The 150 µm-stage is a Petri dish holder with integrated long-range piezo actuators, enabling the precise positioning of the dish surface in height (z-axis), increasing the z-range of the AFM. This is particularly interesting in the single cell force spectroscopy (SCFS) field but may also be utilized in other applications such as 3D printing.
In SCFS, cell adhesion may be differentiated down to the molecular level. For these experiments, cells may be attached to the cantilever using an adhesive protein and subsequently brought into contact with the dish. After an optional waiting time, they are retracted.
Even after the cell’s body is no longer in contact with the surface, adhesion events caused by tethers are recorded.7 A microscope objective positioner is also available.
Figure 5. Petri dish holder with integrated piezo motors (top) enabling single cell force spectroscopy experiments (bottom). Image Credit: Nanosurf AG
Cell Manipulation via FluidFM®
FluidFM combines the functionality of both micro-pipettes and force-sensing cantilevers. This provides a unique opportunity for probing and manipulating cells.
The FluidFM probe is a cantilever with an embedded microfluidic channel and aperture at the free end. It facilitates partial aspiration of the cell using underpressure.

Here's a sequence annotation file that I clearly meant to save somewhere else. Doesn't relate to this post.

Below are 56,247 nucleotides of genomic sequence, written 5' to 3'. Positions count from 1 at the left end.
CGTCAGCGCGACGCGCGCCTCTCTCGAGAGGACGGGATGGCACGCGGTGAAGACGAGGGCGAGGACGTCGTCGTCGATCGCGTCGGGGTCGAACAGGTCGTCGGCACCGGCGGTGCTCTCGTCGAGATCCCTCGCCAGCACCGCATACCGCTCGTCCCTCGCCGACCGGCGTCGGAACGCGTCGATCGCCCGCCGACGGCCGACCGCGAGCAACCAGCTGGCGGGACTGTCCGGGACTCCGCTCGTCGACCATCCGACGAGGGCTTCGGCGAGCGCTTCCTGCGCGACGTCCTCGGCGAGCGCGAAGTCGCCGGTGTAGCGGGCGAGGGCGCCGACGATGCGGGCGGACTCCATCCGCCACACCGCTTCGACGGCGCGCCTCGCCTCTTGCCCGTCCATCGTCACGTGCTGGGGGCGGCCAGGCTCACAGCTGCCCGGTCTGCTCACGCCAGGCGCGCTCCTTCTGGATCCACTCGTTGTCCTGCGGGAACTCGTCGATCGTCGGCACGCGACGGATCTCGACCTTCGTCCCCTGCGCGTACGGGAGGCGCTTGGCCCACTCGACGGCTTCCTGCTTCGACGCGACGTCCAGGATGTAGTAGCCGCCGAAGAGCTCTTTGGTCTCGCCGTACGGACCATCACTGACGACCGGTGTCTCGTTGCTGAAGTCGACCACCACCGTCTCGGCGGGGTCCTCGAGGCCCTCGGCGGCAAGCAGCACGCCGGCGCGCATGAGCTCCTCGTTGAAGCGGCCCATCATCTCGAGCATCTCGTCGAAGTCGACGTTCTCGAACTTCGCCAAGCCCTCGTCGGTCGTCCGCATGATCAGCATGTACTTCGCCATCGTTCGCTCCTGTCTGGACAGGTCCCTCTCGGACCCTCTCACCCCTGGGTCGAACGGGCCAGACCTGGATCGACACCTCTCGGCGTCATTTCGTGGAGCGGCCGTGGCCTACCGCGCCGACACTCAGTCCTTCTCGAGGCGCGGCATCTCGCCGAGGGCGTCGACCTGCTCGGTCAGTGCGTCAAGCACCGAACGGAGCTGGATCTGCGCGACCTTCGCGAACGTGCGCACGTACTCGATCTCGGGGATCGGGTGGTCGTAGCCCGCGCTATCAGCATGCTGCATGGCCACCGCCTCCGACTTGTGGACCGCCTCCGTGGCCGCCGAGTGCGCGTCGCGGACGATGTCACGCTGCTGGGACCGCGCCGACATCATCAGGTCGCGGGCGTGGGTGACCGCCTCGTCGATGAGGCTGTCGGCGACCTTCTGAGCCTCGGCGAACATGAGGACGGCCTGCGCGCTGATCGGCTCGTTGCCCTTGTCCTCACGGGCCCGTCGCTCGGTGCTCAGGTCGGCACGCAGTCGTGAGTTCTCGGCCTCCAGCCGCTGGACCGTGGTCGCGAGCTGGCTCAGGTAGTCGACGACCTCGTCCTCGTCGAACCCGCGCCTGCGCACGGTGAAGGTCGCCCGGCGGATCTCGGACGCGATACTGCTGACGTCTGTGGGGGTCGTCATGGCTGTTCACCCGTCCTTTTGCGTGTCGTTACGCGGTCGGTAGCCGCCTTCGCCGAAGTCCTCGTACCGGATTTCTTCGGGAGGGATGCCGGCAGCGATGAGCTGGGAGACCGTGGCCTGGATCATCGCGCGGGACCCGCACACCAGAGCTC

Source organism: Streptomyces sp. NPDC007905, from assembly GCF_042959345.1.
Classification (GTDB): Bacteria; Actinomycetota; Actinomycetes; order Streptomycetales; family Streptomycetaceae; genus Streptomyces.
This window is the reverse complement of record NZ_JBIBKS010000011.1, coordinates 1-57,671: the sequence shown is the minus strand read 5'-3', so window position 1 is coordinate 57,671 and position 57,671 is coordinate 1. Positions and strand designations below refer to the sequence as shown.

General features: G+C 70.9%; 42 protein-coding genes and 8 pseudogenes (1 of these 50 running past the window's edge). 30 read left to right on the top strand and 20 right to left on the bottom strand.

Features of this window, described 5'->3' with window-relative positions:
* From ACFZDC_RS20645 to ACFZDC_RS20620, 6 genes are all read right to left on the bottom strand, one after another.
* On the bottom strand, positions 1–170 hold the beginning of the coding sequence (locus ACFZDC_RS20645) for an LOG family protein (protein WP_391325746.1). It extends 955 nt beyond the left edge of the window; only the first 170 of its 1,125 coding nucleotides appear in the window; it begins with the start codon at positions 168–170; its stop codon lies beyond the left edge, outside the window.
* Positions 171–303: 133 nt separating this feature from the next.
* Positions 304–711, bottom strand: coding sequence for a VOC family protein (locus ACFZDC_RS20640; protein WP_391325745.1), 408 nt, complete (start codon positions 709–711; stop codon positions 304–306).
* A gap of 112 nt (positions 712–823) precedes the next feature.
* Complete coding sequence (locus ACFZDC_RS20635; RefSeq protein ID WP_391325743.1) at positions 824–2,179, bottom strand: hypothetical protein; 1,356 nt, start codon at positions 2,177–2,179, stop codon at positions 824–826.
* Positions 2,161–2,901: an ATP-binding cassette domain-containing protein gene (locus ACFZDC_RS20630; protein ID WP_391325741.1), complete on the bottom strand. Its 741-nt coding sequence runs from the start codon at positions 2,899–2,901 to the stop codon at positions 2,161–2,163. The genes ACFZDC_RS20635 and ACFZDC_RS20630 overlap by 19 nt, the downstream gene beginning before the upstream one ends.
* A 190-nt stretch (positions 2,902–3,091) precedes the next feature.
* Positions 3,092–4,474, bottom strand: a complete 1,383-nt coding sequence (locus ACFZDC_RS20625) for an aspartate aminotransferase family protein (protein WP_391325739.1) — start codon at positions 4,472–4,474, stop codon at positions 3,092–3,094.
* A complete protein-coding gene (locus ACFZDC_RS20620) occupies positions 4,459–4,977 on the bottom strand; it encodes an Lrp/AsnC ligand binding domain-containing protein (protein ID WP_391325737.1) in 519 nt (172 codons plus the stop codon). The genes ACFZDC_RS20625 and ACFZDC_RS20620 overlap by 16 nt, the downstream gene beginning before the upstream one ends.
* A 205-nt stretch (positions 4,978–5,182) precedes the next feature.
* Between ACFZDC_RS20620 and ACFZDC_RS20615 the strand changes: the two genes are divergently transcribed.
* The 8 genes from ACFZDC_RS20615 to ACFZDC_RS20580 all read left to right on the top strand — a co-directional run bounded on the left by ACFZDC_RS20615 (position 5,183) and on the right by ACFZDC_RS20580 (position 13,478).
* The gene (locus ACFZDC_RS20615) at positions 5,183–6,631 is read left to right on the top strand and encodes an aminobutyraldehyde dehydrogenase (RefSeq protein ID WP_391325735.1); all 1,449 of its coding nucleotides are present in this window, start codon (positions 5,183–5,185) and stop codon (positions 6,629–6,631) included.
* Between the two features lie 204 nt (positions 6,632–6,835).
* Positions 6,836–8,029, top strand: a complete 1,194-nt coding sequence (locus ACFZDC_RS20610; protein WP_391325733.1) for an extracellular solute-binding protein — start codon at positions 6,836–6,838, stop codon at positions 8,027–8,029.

As the holding force between the cell and cantilever is significantly higher than using adhesive proteins alone, the adhesion of fully adherent cells may be probed. This also enables high throughput measurements of single-cell adhesion.9
Using FuidFM probes that are microsyringes instead of micropipettes extends the functionality of FluidFM even further. These micro-syringes can be used for targeted micro-injection of cells or, the reverse, the extraction of cell fluid,10 e.g., for the purpose of TEM, protein assays and PCR, or even single cell transcriptomics.11
Figure 6. Extraction of sub-picoliter sample of nucleoplasm and cytoplasm from live cells without killing them. Image Credit: Nanosurf AG
Biological experiments frequently have a specific set of requirements. These may concern the establishment of a favorable, near-physiological environment in terms of humidity, temperature, and CO2.
Alternatively, these requirements may involve manipulation of the sample via the addition of chemicals, separating it from the dish surface.